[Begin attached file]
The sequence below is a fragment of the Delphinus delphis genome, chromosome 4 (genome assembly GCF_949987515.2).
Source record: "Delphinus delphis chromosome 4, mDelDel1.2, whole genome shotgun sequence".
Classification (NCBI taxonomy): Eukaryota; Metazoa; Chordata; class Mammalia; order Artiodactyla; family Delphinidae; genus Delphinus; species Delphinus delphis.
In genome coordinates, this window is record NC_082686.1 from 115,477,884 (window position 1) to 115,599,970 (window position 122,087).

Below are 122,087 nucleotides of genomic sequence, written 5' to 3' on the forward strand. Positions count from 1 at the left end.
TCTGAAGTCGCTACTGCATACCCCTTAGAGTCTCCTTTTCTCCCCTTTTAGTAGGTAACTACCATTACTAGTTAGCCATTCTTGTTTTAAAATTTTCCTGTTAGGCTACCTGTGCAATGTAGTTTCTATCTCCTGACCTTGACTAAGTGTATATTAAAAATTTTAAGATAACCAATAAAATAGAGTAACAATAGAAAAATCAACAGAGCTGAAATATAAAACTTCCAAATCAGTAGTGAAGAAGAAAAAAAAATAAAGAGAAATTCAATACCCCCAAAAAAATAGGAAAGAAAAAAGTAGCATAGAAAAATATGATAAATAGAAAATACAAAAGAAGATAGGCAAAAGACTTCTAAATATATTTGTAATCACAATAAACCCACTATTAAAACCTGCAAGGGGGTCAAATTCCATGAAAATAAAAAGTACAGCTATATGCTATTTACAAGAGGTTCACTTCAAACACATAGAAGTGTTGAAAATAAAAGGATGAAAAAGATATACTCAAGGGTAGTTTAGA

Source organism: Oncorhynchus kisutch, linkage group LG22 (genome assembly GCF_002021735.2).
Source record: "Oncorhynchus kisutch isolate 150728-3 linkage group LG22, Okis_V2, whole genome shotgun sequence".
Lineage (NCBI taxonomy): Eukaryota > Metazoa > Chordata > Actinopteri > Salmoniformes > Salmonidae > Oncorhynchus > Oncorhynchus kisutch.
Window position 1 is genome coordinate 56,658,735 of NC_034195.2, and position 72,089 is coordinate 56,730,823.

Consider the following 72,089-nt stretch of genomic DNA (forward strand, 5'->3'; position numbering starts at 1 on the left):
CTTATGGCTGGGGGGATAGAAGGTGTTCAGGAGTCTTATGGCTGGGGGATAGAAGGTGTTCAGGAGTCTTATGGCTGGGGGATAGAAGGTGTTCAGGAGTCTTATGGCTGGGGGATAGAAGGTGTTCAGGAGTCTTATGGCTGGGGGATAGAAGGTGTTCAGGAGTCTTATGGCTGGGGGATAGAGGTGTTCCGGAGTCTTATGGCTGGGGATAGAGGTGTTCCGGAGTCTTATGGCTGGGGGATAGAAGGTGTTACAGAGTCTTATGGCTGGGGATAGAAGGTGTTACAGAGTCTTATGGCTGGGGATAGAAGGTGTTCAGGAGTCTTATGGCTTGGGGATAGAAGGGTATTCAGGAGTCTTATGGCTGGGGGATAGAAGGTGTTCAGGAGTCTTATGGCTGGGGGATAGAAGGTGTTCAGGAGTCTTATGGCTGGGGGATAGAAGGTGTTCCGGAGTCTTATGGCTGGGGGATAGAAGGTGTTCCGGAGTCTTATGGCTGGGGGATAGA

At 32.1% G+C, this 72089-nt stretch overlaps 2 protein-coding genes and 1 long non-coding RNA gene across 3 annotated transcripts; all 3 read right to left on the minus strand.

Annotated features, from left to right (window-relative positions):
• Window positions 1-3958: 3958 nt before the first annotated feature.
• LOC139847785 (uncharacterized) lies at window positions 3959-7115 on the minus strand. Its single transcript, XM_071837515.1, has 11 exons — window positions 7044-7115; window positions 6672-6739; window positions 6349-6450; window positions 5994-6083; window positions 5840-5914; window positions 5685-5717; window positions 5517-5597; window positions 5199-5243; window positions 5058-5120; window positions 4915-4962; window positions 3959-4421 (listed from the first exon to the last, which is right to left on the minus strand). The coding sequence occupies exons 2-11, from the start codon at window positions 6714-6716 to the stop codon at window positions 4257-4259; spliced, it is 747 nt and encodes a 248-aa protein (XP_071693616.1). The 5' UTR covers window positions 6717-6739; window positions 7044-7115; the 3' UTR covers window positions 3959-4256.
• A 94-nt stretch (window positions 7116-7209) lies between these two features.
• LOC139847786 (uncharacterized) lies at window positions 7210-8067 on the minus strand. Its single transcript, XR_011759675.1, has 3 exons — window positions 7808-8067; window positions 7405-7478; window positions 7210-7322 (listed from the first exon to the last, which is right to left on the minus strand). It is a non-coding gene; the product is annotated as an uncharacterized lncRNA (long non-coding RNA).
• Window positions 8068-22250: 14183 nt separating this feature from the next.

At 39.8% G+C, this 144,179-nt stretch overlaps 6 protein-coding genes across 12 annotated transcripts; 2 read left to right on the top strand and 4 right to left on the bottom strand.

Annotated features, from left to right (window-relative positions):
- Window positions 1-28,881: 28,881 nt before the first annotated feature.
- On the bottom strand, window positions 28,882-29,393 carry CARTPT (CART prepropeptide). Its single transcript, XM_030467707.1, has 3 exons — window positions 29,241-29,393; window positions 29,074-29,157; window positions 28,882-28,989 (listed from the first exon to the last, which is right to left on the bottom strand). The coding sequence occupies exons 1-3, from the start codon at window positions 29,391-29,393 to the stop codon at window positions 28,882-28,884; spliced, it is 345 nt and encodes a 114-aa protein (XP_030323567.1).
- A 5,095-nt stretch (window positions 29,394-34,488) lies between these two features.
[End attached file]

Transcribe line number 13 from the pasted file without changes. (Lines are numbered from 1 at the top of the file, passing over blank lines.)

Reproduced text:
At 32.1% G+C, this 72089-nt stretch overlaps 2 protein-coding genes and 1 long non-coding RNA gene across 3 annotated transcripts; all 3 read right to left on the minus strand.